Dispatches > News

Freed Shalit

"Freed Shalit" Continued...

Issue: "Beyond the body count," Nov. 5, 2011

Freedom on hold

The U.S. Commission on International Religious Freedom, in danger of shutting down Sept. 30, was saved at the last minute in the continuing resolution Congress passed to fund government services until Nov. 18. But the commission is still in danger of shutting down after Nov. 18 because of a holdup in the Senate. In September the House overwhelmingly passed stand-alone legislation reauthorizing the commission, but a Democrat in the Senate placed a secret hold on that legislation, effectively killing the commission. Now, thanks to the addendum to the continuing resolution, the Senate has a few more weeks to reauthorize the body, a watchdog that reports to the State Department. A single senator can place an anonymous hold to prevent legislation from coming to the floor for a vote, a block that the Senate majority leader can heed at his discretion.

Finding Chen Guangcheng

More than a year after Chinese officials released prominent human-rights activist Chen Guangcheng from prison, the blind attorney's supporters are worried about his whereabouts. During a one-week period in October, Chinese authorities aggressively blocked two dozen outsiders from visiting Chen, and Voice of America (VOA) reported that villagers said the activist was dead.

Chen served four years in prison after exposing forced abortions and sterilizations in his province. Authorities confined the activist to house arrest after his release in September 2010, along with his wife and 6-year-old daughter. Officers have reportedly beaten the attorney, who already suffers from frail health. Chinese newspaper reporter Shi Yu said that officers beat, robbed, and detained him after he tried to visit Chen's village in October. Hu Jia-another activist who spent four years in prison-said authorities told him they would arrest him if he tried to visit Chen. His response: Hu posted a photo of himself on Twitter wearing black sunglasses like the blind attorney, and wrote a message: "Free Chen Guangcheng."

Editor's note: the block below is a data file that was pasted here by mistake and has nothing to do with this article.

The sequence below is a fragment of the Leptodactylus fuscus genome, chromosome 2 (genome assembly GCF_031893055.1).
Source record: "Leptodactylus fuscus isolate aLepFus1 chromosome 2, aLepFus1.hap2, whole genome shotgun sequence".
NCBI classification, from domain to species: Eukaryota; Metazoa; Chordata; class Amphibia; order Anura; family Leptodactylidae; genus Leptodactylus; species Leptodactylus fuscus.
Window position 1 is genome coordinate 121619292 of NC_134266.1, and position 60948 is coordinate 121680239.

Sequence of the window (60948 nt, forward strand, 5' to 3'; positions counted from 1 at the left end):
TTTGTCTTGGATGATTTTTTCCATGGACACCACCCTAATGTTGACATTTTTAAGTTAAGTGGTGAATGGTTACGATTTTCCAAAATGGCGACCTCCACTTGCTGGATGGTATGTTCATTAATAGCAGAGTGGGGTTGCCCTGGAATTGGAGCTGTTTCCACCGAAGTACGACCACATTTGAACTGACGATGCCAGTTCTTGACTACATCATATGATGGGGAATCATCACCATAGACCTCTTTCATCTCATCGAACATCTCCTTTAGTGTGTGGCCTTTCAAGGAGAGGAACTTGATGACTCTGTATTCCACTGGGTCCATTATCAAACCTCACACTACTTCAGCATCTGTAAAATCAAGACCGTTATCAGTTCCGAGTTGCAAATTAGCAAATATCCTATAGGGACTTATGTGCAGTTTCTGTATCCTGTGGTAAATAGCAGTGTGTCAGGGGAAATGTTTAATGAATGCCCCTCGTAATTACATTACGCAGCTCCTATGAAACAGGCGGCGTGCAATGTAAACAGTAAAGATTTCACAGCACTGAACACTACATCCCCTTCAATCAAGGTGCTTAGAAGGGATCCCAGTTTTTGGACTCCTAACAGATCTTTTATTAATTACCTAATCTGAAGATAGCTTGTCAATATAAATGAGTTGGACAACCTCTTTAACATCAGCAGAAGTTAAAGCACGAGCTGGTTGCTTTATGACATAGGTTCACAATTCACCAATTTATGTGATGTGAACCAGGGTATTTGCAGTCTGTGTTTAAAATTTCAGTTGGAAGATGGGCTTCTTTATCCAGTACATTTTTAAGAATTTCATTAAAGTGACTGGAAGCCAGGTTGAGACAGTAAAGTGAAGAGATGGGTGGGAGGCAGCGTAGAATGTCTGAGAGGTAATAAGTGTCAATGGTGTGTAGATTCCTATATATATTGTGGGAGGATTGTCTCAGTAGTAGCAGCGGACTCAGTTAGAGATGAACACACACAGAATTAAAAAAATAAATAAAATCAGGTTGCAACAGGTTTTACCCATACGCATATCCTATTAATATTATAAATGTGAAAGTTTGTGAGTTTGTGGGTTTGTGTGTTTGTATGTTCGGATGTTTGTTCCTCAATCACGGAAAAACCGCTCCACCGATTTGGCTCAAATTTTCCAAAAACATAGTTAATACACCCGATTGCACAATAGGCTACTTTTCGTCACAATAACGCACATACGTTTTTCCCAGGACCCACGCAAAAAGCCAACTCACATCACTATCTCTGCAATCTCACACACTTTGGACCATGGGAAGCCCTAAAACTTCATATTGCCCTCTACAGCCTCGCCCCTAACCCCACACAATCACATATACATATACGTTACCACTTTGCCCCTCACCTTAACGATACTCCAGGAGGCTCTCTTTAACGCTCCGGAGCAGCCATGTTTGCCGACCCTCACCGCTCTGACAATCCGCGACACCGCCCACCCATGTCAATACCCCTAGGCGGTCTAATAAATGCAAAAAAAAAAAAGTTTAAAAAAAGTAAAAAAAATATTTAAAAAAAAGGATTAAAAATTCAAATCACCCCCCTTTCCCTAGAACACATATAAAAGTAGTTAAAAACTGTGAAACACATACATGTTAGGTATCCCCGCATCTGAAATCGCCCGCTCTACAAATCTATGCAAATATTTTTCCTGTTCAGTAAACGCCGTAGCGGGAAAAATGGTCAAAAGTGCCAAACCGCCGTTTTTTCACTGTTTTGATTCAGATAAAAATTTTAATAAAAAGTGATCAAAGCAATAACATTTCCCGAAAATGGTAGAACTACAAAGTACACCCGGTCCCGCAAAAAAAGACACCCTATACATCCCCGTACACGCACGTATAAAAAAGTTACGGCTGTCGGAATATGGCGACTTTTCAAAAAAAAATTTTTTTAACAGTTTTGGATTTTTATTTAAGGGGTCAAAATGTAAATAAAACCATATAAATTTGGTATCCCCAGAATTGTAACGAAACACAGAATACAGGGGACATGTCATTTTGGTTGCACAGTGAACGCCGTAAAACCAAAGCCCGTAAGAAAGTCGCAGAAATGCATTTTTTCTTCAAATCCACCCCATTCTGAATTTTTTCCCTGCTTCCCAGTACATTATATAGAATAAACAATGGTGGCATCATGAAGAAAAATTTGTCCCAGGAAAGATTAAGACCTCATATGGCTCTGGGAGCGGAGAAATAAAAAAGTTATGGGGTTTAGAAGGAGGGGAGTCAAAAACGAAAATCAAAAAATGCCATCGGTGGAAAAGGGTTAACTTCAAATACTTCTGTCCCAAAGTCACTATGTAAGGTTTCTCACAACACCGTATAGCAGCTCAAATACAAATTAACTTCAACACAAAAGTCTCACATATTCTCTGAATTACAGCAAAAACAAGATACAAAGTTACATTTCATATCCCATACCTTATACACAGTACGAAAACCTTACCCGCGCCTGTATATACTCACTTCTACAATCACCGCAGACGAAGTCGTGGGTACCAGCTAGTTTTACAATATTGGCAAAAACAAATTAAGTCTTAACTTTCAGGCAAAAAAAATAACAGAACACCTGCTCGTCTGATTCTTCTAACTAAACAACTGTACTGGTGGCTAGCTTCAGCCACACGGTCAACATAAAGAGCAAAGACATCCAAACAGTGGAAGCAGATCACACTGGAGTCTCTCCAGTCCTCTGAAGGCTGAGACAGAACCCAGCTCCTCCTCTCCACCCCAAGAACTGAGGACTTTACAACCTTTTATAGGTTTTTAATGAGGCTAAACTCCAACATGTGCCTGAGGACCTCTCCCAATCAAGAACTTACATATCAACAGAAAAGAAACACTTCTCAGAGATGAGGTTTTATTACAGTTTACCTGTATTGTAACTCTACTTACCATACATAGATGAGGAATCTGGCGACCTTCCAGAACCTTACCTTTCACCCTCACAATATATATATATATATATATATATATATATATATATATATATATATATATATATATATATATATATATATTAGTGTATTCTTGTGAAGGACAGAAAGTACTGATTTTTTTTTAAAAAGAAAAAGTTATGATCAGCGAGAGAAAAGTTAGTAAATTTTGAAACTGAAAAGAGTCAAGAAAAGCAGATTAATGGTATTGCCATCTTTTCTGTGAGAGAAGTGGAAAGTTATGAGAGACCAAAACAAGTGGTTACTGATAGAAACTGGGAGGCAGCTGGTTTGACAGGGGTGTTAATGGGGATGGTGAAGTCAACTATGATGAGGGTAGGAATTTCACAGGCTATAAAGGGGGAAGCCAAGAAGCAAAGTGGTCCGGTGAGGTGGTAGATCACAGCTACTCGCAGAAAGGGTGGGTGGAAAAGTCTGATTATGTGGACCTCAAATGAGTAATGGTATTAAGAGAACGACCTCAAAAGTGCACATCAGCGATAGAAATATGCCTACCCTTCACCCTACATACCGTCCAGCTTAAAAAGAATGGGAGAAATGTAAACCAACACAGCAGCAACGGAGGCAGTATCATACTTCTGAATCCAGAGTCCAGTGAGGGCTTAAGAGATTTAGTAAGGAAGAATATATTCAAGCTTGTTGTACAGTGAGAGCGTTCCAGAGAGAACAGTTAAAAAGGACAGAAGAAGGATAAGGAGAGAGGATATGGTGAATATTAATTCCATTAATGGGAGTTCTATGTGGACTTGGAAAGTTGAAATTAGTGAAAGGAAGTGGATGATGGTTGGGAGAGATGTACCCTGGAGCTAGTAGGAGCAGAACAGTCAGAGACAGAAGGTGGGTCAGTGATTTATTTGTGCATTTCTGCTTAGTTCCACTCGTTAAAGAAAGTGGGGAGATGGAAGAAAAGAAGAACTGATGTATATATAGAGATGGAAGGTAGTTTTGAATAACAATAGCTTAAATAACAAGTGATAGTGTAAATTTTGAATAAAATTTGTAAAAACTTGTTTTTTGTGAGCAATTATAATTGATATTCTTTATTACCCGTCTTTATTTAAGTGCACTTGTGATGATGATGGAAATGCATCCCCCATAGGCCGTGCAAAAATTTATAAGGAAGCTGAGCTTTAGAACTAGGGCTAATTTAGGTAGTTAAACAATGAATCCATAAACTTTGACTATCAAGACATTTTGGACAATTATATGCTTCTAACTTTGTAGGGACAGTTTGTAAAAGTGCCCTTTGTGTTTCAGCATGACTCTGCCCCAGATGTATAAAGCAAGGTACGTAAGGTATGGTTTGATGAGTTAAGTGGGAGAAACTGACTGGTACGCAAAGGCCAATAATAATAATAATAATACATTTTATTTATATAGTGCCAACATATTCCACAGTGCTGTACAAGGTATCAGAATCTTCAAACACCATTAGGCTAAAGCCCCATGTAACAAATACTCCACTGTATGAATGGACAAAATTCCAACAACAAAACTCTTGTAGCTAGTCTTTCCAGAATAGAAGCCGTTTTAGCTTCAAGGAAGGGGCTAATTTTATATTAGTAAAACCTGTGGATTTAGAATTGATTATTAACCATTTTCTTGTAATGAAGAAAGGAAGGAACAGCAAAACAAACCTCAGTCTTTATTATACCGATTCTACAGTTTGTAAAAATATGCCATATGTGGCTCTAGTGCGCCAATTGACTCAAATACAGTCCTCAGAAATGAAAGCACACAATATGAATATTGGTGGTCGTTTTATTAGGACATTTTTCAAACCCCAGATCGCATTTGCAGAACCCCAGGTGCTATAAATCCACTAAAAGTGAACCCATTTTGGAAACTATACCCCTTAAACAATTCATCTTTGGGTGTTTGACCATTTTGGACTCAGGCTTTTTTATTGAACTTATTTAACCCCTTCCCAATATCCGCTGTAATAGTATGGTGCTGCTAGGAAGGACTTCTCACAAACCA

One red cent

The U.S. Postal Service (USPS) announced that the price of first-class postage-the 44-cent Forever Stamp-will increase by one cent to 45 cents on Jan. 22, 2012. USPS also has proposed 2 percent rate increases for periodical and package delivery to deal with what Postmaster General Patrick Donahoe calls the service's "current financial crisis." USPS contends it overpaid some $75 billion in retirement prepayments since becoming semi-independent of the federal government in 1970. But a recent Government Accountability Office report found no errors in the arrangement, and pointed out that Congress had no control over postal pay raises, which contributed to pension liability.

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